Sovereign Metals to firm up Malawi rutile resource in bid to become major future supplier

Sovereign Metals ASX SVM Malawi rutile resource future supplier Africa
Sovereign Metals plans to announce a maiden resource estimate for its Kasiya rutile project next quarter.

Mineral sands explorer Sovereign Metals (ASX: SVM) is aiming to become a new force in rutile, eager for its potentially large-scale African project to gain from growing market demand and supply scarcity.

The company’s primary strategy is to develop the large and high-grade Kasiya rutile deposit in Malawi, which it believes could potentially supply a significant portion of the supply deficit in the global rutile market.

Speaking with Small Caps, Sovereign managing director Dr Julian Stephens said the focus this quarter is on defining a maiden rutile resource estimate at Kasiya, which is expected to be released in the June period.

“Kasiya is shaping up to be a very large, high-grade rutile deposit that may well become one of the largest primary rutile deposits in the world,” he said.

Meanwhile, renewed interest from the lithium-ion battery sector has moved the company to re-examine its Malawian graphite assets as well – particularly its prefeasibility-level Malingunde project.

Sovereign noted this was a due to “recent improvements in the graphite market and an increasing level of enquiries from investors and other market participants”.

“Spherical graphite with suitable benchmark specifications for lithium-ion battery anodes can be produced from Malingunde concentrates, providing the potential to sell into the rapidly growing lithium-ion battery markets,” Dr Stephens explained.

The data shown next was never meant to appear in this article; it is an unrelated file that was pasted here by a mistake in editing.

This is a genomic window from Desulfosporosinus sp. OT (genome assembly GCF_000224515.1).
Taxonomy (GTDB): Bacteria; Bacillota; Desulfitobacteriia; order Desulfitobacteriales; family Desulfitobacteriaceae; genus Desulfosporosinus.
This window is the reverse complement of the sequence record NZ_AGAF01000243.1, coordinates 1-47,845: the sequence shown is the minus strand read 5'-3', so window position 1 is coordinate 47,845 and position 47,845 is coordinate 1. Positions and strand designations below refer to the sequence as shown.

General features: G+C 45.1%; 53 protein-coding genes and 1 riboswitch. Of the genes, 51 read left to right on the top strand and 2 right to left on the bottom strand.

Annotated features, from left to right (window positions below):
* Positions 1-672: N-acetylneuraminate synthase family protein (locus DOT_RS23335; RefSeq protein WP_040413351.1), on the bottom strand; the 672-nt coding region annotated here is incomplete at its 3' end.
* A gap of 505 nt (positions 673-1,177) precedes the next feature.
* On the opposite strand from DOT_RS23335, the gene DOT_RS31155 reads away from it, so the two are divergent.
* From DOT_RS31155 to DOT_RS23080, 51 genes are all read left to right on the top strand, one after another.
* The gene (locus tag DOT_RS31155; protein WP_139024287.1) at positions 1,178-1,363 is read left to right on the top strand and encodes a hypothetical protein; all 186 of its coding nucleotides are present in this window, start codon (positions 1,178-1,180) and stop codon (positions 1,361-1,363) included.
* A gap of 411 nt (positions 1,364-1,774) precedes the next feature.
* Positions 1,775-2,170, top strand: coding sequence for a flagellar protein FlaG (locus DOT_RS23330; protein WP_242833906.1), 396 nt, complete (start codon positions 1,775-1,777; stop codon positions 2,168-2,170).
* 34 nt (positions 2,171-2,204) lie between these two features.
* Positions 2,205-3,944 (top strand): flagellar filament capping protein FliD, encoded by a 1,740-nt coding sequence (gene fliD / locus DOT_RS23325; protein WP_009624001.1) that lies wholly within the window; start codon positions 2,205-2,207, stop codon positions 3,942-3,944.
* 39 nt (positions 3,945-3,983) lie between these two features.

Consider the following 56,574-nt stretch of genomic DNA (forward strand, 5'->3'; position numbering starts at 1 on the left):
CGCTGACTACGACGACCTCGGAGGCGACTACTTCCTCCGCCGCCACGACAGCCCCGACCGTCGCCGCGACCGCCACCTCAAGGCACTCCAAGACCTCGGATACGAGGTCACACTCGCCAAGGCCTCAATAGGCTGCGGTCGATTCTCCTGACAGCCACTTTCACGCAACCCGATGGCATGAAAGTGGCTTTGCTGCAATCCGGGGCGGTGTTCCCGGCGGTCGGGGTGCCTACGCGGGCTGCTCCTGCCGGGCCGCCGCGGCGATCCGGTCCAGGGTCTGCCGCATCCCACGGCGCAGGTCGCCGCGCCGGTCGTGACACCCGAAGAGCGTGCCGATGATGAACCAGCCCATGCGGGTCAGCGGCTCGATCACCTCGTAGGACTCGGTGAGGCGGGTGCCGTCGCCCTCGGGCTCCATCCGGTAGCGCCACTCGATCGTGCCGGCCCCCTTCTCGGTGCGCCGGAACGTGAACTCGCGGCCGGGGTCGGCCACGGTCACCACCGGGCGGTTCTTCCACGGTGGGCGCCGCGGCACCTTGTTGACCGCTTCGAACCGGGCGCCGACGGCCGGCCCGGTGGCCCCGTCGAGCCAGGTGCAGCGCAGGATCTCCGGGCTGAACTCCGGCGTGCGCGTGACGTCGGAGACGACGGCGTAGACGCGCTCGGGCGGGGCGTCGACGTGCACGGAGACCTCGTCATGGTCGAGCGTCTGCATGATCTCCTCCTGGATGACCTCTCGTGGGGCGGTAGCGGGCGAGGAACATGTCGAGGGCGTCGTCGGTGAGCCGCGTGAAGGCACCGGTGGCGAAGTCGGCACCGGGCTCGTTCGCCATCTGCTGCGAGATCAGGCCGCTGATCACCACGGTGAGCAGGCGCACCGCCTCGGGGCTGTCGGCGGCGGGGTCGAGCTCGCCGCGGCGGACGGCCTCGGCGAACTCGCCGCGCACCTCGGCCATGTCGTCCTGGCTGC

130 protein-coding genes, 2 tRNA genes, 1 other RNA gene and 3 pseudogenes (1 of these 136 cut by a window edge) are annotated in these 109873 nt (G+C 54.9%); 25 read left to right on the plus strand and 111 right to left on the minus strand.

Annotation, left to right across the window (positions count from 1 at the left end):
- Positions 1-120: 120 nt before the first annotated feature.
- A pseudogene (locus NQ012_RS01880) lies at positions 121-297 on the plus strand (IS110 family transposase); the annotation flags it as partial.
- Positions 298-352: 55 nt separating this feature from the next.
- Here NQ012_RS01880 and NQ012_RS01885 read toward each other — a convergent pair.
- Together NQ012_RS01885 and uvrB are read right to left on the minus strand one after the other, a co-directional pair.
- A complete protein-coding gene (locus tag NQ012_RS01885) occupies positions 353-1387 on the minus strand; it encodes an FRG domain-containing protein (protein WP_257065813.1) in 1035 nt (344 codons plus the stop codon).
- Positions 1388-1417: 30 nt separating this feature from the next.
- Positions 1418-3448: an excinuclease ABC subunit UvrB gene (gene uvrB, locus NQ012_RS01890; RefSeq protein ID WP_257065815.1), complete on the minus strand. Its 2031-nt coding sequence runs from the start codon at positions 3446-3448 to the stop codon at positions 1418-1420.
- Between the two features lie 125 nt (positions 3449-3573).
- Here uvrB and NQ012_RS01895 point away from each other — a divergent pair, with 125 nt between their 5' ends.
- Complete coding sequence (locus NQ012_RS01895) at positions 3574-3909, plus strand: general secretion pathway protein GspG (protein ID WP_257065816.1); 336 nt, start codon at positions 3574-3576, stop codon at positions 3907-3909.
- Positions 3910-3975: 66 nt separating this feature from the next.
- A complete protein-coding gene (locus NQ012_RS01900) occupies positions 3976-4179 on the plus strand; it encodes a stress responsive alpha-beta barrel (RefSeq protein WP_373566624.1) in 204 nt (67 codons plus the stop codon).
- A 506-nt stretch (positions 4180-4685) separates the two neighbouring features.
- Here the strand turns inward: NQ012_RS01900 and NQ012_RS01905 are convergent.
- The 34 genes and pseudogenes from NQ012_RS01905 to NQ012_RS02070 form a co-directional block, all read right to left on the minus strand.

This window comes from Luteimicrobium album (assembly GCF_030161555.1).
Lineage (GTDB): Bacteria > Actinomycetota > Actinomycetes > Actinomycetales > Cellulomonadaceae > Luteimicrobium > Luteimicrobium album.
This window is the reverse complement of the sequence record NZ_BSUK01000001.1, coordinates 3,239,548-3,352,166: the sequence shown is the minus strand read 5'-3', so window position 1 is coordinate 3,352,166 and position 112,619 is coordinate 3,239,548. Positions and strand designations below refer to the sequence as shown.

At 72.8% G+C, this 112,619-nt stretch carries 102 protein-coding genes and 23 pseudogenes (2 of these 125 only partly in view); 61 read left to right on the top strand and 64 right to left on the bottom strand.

Flagship rutile project

Sovereign’s flagship project is the large, high-grade and at-surface Kasiya rutile deposit in central Malawi, in an area which the company believes has the potential to be a “globally significant” rutile province.

Earlier this month, the company announced results from a phase eight 70-hole drilling program, which further extended and defined the mineralised footprint.

“This drilling has served to increase and further define the very high-grade, near-surface rutile zones occurring within a central core area where drilling is at 400m by 400m spacing or closer,” Dr Stephens said.

“These areas will be targeted for further, near-future infill drilling and metallurgical variability test-work in order to support our maiden mineral resource estimate and scoping study,” he added.

As mentioned above, Sovereign anticipates delivering the maiden mineral resource estimate in the second quarter of 2021. It is expected to cover about half of the extensive 66sq km mineralised footprint.

The company’s other ongoing work in 2021 includes the continuation of mining and tailings studies, which will feed into the future scoping study.

Sovereign has also mentioned it would investigate and test for a potential coarse-flake graphite by-product from Kasiya in light of renewed market interest.